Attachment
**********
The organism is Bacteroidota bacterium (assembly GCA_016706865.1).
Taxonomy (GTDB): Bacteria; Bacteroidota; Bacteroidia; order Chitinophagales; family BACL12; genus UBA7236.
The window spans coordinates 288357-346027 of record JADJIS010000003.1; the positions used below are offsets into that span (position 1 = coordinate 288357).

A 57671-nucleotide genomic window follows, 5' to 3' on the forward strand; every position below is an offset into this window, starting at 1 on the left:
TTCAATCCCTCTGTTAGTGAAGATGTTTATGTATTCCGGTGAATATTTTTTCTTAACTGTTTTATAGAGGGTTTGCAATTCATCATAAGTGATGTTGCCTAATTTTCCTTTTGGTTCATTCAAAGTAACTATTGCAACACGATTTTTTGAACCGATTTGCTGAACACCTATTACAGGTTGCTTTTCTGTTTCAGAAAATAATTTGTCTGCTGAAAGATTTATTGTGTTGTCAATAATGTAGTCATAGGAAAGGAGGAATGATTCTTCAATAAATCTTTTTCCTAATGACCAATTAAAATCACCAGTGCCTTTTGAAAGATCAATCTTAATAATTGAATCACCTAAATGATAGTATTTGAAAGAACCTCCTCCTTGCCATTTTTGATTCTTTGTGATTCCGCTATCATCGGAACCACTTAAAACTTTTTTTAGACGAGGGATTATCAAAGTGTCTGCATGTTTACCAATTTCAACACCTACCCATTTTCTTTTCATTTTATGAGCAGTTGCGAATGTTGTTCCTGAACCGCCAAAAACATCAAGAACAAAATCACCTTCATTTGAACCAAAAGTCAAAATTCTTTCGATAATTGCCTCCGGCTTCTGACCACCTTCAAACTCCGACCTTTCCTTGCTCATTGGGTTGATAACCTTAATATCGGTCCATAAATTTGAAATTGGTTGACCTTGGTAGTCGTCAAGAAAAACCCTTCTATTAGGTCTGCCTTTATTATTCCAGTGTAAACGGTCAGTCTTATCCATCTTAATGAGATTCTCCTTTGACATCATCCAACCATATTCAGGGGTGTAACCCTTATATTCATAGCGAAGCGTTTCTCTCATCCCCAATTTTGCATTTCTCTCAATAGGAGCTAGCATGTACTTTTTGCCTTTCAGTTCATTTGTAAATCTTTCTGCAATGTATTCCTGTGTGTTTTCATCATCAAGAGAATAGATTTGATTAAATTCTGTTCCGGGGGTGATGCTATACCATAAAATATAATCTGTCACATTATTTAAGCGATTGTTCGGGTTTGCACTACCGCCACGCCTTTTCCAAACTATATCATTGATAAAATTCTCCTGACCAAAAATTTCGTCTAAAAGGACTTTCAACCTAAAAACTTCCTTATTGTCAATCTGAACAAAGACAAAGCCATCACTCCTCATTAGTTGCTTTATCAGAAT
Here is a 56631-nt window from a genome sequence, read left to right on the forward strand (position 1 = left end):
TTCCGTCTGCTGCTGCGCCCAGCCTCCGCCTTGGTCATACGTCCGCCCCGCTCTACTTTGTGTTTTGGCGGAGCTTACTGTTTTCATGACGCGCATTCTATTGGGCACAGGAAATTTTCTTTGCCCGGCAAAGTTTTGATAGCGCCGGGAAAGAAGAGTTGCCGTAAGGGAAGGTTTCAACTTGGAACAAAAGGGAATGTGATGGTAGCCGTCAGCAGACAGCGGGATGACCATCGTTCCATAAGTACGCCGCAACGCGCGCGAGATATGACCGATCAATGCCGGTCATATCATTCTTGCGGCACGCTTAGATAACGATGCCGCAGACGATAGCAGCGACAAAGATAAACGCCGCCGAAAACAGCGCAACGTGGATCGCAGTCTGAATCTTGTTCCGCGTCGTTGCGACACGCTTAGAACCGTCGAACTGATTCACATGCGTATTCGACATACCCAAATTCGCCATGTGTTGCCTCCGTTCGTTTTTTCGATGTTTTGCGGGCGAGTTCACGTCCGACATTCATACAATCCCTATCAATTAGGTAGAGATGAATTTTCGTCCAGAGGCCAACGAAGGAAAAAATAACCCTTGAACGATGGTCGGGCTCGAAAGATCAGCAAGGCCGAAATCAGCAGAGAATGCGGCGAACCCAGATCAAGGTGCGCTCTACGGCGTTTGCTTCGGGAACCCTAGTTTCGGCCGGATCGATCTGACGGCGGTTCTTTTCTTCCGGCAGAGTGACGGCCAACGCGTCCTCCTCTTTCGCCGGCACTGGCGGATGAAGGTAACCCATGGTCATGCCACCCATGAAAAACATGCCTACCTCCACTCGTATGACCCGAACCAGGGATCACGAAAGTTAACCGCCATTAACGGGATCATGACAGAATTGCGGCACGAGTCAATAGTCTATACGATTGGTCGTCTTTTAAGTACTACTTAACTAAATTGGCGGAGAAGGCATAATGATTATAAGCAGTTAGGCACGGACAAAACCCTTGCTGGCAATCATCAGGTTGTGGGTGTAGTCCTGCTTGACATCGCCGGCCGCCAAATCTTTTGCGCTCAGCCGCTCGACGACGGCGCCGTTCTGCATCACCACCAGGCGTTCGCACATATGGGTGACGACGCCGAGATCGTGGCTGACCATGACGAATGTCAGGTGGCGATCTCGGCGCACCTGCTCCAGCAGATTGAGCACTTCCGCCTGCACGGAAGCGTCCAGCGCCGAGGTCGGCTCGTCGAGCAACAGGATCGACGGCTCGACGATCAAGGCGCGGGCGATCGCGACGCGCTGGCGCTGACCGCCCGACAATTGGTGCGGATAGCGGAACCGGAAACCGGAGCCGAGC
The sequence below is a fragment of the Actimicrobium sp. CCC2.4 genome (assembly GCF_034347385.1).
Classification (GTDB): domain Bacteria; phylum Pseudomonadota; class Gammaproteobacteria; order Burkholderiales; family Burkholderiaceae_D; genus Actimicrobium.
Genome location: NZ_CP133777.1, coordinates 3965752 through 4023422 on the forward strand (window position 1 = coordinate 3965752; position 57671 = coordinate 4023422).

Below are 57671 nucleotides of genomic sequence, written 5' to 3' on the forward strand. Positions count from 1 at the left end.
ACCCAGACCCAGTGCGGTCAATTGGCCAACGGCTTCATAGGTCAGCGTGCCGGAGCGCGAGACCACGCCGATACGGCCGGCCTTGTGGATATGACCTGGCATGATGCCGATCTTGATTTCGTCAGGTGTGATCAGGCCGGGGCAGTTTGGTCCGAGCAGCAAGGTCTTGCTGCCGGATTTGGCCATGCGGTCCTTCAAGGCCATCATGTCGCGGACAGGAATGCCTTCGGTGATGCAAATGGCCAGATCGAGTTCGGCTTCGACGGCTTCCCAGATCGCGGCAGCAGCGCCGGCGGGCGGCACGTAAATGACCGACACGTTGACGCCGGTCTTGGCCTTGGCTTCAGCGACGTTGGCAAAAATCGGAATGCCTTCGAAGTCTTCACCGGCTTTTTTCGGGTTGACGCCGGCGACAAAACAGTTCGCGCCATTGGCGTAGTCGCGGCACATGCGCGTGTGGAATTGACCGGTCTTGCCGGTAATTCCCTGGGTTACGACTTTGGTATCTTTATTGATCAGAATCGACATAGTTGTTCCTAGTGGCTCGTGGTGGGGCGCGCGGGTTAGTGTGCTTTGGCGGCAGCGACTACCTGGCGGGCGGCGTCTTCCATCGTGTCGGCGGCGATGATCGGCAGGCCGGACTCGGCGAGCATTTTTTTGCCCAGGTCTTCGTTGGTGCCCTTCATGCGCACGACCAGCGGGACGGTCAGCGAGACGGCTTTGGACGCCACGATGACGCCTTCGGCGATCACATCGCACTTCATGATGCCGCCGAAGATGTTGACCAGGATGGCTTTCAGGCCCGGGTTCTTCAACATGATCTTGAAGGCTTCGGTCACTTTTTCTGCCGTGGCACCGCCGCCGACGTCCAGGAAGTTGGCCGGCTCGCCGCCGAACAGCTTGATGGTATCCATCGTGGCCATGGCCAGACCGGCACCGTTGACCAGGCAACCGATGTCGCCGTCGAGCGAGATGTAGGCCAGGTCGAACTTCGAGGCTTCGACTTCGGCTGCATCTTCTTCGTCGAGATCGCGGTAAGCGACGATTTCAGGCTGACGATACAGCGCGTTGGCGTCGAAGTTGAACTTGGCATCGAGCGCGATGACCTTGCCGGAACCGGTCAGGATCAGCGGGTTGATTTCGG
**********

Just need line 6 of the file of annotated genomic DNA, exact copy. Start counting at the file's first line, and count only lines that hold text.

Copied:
Here is a 56631-nt window from a genome sequence, read left to right on the forward strand (position 1 = left end):